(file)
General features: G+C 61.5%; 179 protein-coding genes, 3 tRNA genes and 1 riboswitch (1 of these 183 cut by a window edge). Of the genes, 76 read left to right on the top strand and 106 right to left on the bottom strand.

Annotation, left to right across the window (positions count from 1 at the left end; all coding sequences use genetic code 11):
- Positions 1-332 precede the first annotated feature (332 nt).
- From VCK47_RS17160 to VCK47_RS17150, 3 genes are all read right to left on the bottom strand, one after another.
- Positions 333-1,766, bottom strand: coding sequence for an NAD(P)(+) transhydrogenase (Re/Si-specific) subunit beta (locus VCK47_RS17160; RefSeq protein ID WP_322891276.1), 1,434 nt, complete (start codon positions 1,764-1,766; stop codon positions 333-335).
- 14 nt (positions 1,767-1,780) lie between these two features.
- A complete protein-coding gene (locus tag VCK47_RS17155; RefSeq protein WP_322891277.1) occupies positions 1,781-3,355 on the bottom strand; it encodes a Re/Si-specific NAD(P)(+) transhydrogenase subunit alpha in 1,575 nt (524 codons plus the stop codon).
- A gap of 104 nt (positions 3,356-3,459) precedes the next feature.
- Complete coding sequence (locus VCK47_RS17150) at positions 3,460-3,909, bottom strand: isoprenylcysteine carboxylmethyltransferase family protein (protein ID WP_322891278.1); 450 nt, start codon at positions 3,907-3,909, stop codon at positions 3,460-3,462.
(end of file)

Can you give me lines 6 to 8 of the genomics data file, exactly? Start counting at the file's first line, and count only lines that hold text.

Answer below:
- 14 nt (positions 1,767-1,780) lie between these two features.
- A complete protein-coding gene (locus tag VCK47_RS17155; RefSeq protein WP_322891277.1) occupies positions 1,781-3,355 on the bottom strand; it encodes a Re/Si-specific NAD(P)(+) transhydrogenase subunit alpha in 1,575 nt (524 codons plus the stop codon).
- A gap of 104 nt (positions 3,356-3,459) precedes the next feature.